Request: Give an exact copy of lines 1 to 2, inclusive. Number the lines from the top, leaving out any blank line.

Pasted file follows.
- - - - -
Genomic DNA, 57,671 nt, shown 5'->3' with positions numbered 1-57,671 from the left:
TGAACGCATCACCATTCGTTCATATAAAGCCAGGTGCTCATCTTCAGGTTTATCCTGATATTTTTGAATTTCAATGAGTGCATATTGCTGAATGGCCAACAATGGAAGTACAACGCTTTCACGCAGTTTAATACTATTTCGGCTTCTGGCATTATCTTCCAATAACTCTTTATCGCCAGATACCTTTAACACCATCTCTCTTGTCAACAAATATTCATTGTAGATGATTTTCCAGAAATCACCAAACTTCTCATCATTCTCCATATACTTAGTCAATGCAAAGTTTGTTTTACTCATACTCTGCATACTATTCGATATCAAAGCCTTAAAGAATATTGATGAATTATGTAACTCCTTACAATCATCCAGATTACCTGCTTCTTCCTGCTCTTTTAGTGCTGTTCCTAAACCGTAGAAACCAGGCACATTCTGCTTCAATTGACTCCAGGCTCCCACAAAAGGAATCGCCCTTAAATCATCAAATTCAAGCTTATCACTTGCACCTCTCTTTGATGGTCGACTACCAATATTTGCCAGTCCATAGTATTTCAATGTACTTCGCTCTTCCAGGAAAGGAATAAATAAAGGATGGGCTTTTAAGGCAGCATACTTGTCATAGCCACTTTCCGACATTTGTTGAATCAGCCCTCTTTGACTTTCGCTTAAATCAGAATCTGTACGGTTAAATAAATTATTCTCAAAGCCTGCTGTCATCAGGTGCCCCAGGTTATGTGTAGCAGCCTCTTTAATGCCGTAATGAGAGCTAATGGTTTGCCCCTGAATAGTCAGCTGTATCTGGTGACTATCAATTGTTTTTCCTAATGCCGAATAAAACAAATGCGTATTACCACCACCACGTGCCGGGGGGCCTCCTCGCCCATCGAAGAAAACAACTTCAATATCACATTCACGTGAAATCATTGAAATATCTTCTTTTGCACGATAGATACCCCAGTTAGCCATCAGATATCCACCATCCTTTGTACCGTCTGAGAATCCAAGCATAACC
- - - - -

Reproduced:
Genomic DNA, 57,671 nt, shown 5'->3' with positions numbered 1-57,671 from the left:
TGAACGCATCACCATTCGTTCATATAAAGCCAGGTGCTCATCTTCAGGTTTATCCTGATATTTTTGAATTTCAATGAGTGCATATTGCTGAATGGCCAACAATGGAAGTACAACGCTTTCACGCAGTTTAATACTATTTCGGCTTCTGGCATTATCTTCCAATAACTCTTTATCGCCAGATACCTTTAACACCATCTCTCTTGTCAACAAATATTCATTGTAGATGATTTTCCAGAAATCACCAAACTTCTCATCATTCTCCATATACTTAGTCAATGCAAAGTTTGTTTTACTCATACTCTGCATACTATTCGATATCAAAGCCTTAAAGAATATTGATGAATTATGTAACTCCTTACAATCATCCAGATTACCTGCTTCTTCCTGCTCTTTTAGTGCTGTTCCTAAACCGTAGAAACCAGGCACATTCTGCTTCAATTGACTCCAGGCTCCCACAAAAGGAATCGCCCTTAAATCATCAAATTCAAGCTTATCACTTGCACCTCTCTTTGATGGTCGACTACCAATATTTGCCAGTCCATAGTATTTCAATGTACTTCGCTCTTCCAGGAAAGGAATAAATAAAGGATGGGCTTTTAAGGCAGCATACTTGTCATAGCCACTTTCCGACATTTGTTGAATCAGCCCTCTTTGACTTTCGCTTAAATCAGAATCTGTACGGTTAAATAAATTATTCTCAAAGCCTGCTGTCATCAGGTGCCCCAGGTTATGTGTAGCAGCCTCTTTAATGCCGTAATGAGAGCTAATGGTTTGCCCCTGAATAGTCAGCTGTATCTGGTGACTATCAATTGTTTTTCCTAATGCCGAATAAAACAAATGCGTATTACCACCACCACGTGCCGGGGGGCCTCCTCGCCCATCGAAGAAAACAACTTCAATATCACATTCACGTGAAATCATTGAAATATCTTCTTTTGCACGATAGATACCCCAGTTAGCCATCAGATATCCACCATCCTTTGTACCGTCTGAGAATCCAAGCATAACC